It was a lucky outcome; a true example of how complex and random life can be. To think of the chance of her choosing to swim just there and the chance of me arriving at that point… both of these situations were completely down to numerous incidental decisions made throughout the day; pure randomness and a testament to the limitless complexity and unpredictability of being.

The only tragedy from today though is that from now on, every birthday and significant life milestone this poor young women celebrates, she will likely have the relive the tale of that time the Aussie Cowboy Goth rescued her from drowning in the ocean.

2019 is going to be a year, of that I am sure.

Be safe folks…and thanks to the ever present Churaki, an ancestor who still watches over us all along the coast!

(Here is the last photo of my sunnies and my ’non-saltwater version’ stetson)

On Listening As Practice

September 10, 2022

Black Snow

September 16, 2020

Photo by Sancintya Simpson, on location in the last burning cane fields in Home Hill, Queensland.

Merzbow 2019, The Substation

July 4, 2019

Photos by Siobhan Sweeney

Ambient at 40

July 3, 2019

I was invited by Fact Magazine to write a little note about Ambient.

https://www.factmag.com/2018/02/04/ambient-music-at-40-lawrence-english/

Marina Rosenfeld’s Sheer Frost Orchestra

June 22, 2019

A delight to finally have a chance to realise this masterful work from my dear friend Marina Rosenfeld, as part of Borderlands at Dark Mofo.

Marginal Consort

May 3, 2019

Easily one of the most profound performances experiences I have enjoyed.

I had the privilege to collect these portraits of Marginal Consort also.

THINKING ABOUT TONY

April 10, 2019

I was reminded recently about one of the last times I meet up with Tony Conrad…it was in Madeira off the coast of Portugal.

I wrote this shortly after he passed….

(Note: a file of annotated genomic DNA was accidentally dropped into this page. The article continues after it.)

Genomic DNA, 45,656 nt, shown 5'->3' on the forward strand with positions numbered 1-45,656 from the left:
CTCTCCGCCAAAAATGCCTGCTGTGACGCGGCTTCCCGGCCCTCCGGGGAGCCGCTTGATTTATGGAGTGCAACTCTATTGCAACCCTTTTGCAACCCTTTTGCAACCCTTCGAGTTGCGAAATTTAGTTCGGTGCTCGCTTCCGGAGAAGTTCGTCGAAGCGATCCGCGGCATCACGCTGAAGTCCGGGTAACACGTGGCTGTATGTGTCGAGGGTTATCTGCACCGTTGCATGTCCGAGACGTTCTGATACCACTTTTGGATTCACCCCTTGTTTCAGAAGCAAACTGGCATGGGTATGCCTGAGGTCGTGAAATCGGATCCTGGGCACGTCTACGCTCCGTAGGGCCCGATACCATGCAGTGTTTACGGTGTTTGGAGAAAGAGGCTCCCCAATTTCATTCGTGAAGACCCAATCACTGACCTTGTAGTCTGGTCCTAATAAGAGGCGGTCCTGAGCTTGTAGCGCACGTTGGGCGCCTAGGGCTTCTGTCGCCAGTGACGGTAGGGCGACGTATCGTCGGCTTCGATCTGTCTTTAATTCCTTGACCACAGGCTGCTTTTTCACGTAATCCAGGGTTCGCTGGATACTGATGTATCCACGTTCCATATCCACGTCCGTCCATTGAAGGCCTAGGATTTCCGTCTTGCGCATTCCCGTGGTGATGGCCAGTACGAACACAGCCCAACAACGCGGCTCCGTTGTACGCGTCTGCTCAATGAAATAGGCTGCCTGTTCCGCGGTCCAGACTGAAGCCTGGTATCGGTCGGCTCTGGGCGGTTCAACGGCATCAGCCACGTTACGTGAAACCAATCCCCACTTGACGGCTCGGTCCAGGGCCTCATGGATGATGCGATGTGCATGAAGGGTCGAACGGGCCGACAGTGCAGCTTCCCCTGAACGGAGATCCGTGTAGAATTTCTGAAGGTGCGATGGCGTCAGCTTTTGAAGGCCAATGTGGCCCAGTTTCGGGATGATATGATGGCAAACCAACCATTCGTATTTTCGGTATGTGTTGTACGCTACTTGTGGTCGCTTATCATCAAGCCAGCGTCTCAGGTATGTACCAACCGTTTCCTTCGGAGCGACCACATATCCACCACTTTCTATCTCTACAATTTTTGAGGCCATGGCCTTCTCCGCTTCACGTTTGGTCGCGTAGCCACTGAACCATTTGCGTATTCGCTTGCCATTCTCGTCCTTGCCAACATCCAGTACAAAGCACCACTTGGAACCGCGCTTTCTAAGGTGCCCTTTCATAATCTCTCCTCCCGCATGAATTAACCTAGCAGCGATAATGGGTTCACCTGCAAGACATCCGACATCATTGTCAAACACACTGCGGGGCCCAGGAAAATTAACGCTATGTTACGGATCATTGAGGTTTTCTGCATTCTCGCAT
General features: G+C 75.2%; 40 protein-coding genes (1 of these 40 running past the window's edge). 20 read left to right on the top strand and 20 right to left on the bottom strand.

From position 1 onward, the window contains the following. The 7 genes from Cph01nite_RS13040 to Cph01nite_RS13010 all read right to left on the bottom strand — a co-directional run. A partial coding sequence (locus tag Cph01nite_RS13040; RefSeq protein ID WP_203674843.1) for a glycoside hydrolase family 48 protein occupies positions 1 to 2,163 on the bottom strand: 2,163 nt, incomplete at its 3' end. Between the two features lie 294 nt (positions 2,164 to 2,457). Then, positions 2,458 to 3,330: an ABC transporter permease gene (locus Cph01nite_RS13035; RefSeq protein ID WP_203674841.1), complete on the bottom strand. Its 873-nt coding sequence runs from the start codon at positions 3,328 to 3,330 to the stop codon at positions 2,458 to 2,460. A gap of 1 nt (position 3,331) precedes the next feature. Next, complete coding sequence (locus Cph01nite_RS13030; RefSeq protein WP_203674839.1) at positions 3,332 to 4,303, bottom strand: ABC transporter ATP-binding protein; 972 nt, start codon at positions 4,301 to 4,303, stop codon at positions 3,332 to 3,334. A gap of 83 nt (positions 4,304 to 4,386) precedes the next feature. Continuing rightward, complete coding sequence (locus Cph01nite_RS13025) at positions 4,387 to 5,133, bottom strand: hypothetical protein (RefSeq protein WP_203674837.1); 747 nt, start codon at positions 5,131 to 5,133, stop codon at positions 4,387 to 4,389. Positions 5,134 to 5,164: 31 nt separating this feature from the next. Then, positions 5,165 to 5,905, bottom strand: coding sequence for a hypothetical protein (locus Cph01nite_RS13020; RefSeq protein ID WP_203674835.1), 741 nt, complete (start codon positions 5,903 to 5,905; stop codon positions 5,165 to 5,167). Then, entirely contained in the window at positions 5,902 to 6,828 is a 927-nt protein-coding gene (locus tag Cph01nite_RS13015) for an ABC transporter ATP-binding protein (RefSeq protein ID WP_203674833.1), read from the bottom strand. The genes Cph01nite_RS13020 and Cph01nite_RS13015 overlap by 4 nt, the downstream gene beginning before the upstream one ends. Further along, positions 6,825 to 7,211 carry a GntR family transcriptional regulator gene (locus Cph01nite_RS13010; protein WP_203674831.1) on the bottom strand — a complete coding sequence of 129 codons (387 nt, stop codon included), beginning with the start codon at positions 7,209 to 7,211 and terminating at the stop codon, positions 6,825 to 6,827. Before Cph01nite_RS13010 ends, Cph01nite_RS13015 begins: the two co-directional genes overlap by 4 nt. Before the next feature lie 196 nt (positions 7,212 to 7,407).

Here’s five things Tony Conrad taught me.

Ideas are everything, be curious
minimalism is not about less, it’s about deeper
structure and frame are places for play, nothing is fixed
humour is paramount (in life)
be restless

Still miss you Prof….

SELVA OSCURA EUROPA 2019

March 17, 2019

FOR MY FATHER

March 17, 2019

When I was 8 or so, my father told me to close my eyes and listen to the world. For anyone who has heard me speak about listening, I often use this exchange as a means of recognising how individual moments linger in life and in time. The incidental can forge the ongoing, and for me this small gesture opened a wholly new way of knowing the world.

This is but one of the many great things this man has passed to me during his time on this planet. His kind, gentle and generous way of coming at the everyday, and everyday people, is something I will carry forward with me for the rest of my days.

Thanks dad. RIP, you have earned it. You were indeed one of the good ones… xo

(This image taken by me – I am guessing – when I was 10 or maybe 12. Probably using Dad’s Yashica…out looking for birds as we often were.)

IMMEDIATE HORIZON

December 2, 2018

Atonal festival, Berlin 2015

SEIRÁ, LOS ANGELES 2018

December 2, 2018

SEIRÁ, LOS ANGELES 2018

November 11, 2018

BASINSKI/ENGLISH – SELVA OSCURA

September 4, 2018

Dedicated to our friend Paul.

CROW

September 4, 2018